State-based marketplaces using the federal platform. Anticipating that more states will want to use the federal information technology for eligibility and enrollment functions for their own individual or Small Business Health Options Program (SHOP) marketplaces, CMS codified the state-based marketplace on the federal platform (SBM-FP). SBM-FPs must establish and oversee requirements for their issuers that are no less strict than the requirements CMS applies in the federally-facilitated marketplace. SBM-FPs must also pay CMS a monthly user fee.
Patient safety. Effective for plan years beginning on or after January 1, 2017, a qualified health plan (QHP) issuer that contracts with a hospital with greater than 50 beds must verify that the hospital (1) utilizes a patient safety evaluation system and implements a mechanism for comprehensive person-centered hospital discharge to improve care coordination and health care quality for each patient; or (2) implements an evidence-based initiative to improve health care quality through the collection, management, and analysis of patient safety events that reduces all cause preventable harm, prevents hospital readmission, or improves care coordination.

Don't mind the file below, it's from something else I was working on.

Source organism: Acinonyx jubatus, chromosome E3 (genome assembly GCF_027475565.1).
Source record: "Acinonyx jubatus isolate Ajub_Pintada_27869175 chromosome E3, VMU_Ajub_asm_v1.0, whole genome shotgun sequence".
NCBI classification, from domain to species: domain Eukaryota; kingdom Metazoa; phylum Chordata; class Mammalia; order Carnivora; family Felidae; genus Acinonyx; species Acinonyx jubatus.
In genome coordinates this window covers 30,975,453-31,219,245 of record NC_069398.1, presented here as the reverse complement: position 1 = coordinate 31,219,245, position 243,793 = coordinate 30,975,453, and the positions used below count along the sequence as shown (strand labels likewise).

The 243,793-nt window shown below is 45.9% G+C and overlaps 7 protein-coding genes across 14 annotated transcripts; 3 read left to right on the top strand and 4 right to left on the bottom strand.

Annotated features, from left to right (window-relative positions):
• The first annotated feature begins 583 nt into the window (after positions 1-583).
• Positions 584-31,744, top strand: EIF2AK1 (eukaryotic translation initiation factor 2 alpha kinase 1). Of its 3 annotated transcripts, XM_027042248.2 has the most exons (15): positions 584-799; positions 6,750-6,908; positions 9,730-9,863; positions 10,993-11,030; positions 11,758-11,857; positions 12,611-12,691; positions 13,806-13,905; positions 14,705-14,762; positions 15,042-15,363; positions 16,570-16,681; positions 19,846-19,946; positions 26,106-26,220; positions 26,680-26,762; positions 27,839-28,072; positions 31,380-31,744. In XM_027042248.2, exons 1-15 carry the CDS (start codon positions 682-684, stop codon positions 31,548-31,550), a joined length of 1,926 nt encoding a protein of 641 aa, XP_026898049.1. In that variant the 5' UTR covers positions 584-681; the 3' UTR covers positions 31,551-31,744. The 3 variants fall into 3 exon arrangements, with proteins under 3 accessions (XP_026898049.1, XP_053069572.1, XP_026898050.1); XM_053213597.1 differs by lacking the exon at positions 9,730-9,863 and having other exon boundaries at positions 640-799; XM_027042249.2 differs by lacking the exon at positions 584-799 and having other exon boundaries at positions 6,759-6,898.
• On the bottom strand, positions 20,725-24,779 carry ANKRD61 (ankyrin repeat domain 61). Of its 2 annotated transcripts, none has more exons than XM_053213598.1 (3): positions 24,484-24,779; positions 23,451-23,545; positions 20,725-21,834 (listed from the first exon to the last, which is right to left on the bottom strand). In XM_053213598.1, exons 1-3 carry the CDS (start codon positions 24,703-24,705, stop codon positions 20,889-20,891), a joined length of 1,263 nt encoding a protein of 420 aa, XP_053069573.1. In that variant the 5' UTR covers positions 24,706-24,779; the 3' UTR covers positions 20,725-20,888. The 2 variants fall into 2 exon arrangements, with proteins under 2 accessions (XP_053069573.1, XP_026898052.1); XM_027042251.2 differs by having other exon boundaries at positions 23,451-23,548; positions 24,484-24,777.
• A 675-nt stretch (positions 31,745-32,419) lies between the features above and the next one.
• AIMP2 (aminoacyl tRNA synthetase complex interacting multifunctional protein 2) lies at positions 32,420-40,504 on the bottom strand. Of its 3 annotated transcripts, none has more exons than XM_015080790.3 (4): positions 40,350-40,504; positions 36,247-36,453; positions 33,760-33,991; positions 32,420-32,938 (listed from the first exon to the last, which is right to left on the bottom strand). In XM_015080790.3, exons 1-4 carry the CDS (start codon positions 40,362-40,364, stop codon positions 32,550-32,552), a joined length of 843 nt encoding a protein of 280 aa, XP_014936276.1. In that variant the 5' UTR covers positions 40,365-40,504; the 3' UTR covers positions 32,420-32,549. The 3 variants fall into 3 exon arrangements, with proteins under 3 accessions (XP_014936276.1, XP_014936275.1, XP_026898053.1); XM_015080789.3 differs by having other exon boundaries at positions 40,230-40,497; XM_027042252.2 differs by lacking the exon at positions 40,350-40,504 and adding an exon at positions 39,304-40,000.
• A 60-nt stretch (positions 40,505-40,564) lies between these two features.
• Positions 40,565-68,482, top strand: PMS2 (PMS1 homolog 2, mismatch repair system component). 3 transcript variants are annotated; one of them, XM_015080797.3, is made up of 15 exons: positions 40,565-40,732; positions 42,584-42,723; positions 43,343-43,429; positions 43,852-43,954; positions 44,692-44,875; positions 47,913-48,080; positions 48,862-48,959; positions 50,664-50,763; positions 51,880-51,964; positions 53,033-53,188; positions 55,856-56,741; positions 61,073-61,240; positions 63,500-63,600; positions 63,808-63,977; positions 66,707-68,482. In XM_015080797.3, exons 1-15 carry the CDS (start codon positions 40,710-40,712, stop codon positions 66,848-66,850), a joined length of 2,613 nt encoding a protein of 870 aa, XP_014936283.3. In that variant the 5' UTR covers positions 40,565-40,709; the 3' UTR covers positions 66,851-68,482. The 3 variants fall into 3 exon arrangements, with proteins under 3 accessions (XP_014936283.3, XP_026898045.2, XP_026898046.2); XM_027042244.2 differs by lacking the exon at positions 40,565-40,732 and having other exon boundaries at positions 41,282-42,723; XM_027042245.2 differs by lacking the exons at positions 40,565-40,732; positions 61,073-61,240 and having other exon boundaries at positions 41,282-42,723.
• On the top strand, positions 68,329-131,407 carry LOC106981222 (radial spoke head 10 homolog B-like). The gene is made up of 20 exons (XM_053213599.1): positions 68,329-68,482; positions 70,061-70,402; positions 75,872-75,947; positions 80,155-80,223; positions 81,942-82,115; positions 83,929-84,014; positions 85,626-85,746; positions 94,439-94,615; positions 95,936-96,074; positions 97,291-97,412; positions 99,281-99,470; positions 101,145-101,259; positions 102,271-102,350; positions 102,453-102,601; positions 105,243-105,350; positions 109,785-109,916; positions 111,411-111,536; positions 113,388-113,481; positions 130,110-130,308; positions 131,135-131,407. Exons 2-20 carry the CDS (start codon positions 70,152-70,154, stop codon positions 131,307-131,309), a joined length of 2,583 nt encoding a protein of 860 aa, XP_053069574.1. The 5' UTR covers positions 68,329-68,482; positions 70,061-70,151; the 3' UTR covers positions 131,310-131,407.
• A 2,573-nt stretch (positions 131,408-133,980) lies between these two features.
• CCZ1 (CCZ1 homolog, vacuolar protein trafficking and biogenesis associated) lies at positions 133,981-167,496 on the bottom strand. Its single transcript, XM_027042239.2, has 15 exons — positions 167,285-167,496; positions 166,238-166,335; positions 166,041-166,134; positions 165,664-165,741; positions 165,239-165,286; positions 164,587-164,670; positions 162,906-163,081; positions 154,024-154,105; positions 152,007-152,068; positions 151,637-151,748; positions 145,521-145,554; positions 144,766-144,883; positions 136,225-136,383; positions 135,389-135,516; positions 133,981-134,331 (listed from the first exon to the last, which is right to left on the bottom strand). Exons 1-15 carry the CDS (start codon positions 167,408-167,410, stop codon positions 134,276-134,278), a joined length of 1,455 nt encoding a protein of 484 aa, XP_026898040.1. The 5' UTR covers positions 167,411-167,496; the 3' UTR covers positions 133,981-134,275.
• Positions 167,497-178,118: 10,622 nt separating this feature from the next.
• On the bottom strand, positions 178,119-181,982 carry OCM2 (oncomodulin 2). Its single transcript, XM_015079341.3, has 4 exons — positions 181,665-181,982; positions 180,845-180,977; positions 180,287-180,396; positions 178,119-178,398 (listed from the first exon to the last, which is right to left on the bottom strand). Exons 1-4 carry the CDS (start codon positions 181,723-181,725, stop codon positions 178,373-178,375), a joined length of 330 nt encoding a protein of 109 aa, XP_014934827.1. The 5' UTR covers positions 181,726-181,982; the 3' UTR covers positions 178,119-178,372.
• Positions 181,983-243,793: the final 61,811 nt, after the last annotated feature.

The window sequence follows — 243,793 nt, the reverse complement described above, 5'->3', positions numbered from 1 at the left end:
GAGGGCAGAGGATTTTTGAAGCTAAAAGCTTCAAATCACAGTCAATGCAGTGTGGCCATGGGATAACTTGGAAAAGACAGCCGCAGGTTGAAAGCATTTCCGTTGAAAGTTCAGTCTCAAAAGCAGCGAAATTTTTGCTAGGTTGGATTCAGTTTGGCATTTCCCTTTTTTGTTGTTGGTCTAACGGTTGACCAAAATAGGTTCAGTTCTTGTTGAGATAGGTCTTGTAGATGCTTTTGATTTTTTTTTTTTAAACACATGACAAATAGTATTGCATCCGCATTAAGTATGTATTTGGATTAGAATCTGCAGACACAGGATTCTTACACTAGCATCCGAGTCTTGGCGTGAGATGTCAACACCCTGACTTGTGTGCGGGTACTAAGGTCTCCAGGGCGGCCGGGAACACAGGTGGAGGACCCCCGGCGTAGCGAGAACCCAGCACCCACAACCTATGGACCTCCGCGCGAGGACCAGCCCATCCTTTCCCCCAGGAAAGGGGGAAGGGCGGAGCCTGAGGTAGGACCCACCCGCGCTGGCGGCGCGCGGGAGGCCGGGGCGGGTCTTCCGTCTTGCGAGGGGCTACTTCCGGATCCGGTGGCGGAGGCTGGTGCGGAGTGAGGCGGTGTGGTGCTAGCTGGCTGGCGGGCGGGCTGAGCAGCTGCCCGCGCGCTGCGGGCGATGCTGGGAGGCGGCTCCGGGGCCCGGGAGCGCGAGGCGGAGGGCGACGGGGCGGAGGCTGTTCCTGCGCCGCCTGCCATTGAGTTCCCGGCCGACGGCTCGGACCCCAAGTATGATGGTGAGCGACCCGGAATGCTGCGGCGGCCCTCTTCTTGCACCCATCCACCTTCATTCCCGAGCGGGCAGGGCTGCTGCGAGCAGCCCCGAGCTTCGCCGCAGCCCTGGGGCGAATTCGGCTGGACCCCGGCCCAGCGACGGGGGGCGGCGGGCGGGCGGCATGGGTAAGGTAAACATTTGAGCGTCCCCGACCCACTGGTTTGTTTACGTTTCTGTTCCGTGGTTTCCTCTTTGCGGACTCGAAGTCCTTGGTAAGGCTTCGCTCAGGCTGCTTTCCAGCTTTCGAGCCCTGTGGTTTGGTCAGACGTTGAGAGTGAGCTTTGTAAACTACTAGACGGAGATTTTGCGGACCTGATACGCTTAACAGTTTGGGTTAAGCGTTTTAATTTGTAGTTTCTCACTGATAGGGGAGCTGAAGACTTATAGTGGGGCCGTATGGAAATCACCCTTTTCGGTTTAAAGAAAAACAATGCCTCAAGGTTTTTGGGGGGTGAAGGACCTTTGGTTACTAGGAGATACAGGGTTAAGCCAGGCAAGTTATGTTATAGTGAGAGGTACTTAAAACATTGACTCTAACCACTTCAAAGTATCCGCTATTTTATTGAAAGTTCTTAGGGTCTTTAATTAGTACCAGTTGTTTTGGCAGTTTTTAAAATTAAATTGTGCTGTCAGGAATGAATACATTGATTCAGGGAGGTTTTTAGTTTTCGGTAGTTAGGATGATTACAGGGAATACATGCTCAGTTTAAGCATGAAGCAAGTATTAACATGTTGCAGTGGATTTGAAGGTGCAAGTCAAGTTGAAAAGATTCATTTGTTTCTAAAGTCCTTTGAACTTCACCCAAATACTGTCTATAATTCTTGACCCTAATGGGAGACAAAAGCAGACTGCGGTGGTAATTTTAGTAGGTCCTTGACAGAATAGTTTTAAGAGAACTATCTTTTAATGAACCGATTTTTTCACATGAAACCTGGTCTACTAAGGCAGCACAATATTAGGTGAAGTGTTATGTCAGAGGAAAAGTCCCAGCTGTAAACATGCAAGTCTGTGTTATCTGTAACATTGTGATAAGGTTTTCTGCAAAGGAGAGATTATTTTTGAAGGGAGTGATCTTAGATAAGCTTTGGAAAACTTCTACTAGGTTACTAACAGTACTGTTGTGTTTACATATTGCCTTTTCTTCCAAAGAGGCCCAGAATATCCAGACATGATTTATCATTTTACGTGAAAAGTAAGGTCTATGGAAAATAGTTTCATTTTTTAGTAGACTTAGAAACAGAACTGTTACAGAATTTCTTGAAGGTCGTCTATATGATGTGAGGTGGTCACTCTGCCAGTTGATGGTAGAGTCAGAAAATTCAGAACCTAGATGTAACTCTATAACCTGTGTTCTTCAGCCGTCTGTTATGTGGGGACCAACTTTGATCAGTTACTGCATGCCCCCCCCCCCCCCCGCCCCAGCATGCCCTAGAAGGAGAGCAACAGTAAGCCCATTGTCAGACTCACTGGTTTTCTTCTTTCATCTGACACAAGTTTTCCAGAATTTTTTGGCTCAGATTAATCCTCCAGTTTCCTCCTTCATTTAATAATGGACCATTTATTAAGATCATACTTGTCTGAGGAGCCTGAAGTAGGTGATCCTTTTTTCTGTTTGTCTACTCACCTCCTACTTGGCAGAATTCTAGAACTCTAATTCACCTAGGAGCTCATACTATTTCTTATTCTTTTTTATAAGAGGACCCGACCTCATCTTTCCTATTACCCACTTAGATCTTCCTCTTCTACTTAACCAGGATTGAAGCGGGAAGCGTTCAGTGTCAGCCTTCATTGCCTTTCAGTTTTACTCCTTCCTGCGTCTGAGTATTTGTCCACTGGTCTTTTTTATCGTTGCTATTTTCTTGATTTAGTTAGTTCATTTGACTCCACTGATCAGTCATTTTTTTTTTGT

Premium rates. The premium rate charged by a health insurance issuer for health insurance coverage offered in the individual or small group market may vary with respect to the particular plan or coverage involved by determining the rating area. The rating area is determined (1) in the individual market, using the primary policyholder’s address, and (2) in the small group market, using the group policyholder’s principal business address, i.e., the principal business address registered with the state or, if a principal business address is not registered with the state, or is registered solely for purposes of service of process and is not a substantial worksite for the policyholder’s business, the business address within the state where the greatest number of employees of such policyholder work.
During the first quarter, CMS published five final rules including reporting and returning overpayments; Medicaid CODs and face-to-face requirements for home health services; mental health parity; and benefits and payment parameters. The second quarter could be as productive, as HHS’s Agency Rule List from the fall details proposed rules for various payment systems and a Final rule concerning nondiscrimination under the ACA, which is expected to be released in June (see Proposed rule, 80 FR 54172, September 8, 2015).